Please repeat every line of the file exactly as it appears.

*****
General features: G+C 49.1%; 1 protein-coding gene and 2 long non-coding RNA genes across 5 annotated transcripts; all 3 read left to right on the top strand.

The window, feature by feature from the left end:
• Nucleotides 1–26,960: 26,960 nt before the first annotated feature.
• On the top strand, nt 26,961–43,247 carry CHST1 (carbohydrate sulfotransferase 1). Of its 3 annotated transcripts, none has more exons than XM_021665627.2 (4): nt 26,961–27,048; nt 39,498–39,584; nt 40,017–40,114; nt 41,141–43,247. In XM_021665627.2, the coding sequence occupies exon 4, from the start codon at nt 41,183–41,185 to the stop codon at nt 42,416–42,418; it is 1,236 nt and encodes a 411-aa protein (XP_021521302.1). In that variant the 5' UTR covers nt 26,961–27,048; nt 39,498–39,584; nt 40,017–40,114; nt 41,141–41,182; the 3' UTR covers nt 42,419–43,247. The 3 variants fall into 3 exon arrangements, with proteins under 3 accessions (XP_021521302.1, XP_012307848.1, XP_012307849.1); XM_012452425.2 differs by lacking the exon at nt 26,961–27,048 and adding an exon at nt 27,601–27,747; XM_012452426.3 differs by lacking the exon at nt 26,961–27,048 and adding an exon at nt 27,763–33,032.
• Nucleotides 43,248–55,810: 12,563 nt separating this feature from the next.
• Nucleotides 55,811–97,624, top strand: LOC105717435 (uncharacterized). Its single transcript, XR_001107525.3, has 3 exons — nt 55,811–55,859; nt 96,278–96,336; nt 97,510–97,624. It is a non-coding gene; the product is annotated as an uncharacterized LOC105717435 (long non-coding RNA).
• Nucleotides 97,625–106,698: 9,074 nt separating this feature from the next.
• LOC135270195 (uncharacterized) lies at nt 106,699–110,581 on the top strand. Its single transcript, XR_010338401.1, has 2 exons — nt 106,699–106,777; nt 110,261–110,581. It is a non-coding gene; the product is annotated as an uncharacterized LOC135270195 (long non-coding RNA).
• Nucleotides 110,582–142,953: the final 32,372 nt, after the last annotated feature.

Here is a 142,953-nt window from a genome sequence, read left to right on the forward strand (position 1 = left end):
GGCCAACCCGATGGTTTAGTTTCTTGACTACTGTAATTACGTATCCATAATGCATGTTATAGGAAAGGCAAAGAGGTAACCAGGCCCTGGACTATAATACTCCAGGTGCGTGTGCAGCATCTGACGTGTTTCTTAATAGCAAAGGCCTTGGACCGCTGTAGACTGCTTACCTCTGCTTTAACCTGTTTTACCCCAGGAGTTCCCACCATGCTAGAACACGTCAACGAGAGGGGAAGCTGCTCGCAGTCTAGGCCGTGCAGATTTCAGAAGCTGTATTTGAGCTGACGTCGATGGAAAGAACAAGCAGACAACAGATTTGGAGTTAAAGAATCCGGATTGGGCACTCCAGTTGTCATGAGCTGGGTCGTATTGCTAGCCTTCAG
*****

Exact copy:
General features: G+C 49.1%; 1 protein-coding gene and 2 long non-coding RNA genes across 5 annotated transcripts; all 3 read left to right on the top strand.

The window, feature by feature from the left end:
• Nucleotides 1–26,960: 26,960 nt before the first annotated feature.
• On the top strand, nt 26,961–43,247 carry CHST1 (carbohydrate sulfotransferase 1). Of its 3 annotated transcripts, none has more exons than XM_021665627.2 (4): nt 26,961–27,048; nt 39,498–39,584; nt 40,017–40,114; nt 41,141–43,247. In XM_021665627.2, the coding sequence occupies exon 4, from the start codon at nt 41,183–41,185 to the stop codon at nt 42,416–42,418; it is 1,236 nt and encodes a 411-aa protein (XP_021521302.1). In that variant the 5' UTR covers nt 26,961–27,048; nt 39,498–39,584; nt 40,017–40,114; nt 41,141–41,182; the 3' UTR covers nt 42,419–43,247. The 3 variants fall into 3 exon arrangements, with proteins under 3 accessions (XP_021521302.1, XP_012307848.1, XP_012307849.1); XM_012452425.2 differs by lacking the exon at nt 26,961–27,048 and adding an exon at nt 27,601–27,747; XM_012452426.3 differs by lacking the exon at nt 26,961–27,048 and adding an exon at nt 27,763–33,032.
• Nucleotides 43,248–55,810: 12,563 nt separating this feature from the next.
• Nucleotides 55,811–97,624, top strand: LOC105717435 (uncharacterized). Its single transcript, XR_001107525.3, has 3 exons — nt 55,811–55,859; nt 96,278–96,336; nt 97,510–97,624. It is a non-coding gene; the product is annotated as an uncharacterized LOC105717435 (long non-coding RNA).
• Nucleotides 97,625–106,698: 9,074 nt separating this feature from the next.
• LOC135270195 (uncharacterized) lies at nt 106,699–110,581 on the top strand. Its single transcript, XR_010338401.1, has 2 exons — nt 106,699–106,777; nt 110,261–110,581. It is a non-coding gene; the product is annotated as an uncharacterized LOC135270195 (long non-coding RNA).
• Nucleotides 110,582–142,953: the final 32,372 nt, after the last annotated feature.

Here is a 142,953-nt window from a genome sequence, read left to right on the forward strand (position 1 = left end):
GGCCAACCCGATGGTTTAGTTTCTTGACTACTGTAATTACGTATCCATAATGCATGTTATAGGAAAGGCAAAGAGGTAACCAGGCCCTGGACTATAATACTCCAGGTGCGTGTGCAGCATCTGACGTGTTTCTTAATAGCAAAGGCCTTGGACCGCTGTAGACTGCTTACCTCTGCTTTAACCTGTTTTACCCCAGGAGTTCCCACCATGCTAGAACACGTCAACGAGAGGGGAAGCTGCTCGCAGTCTAGGCCGTGCAGATTTCAGAAGCTGTATTTGAGCTGACGTCGATGGAAAGAACAAGCAGACAACAGATTTGGAGTTAAAGAATCCGGATTGGGCACTCCAGTTGTCATGAGCTGGGTCGTATTGCTAGCCTTCAG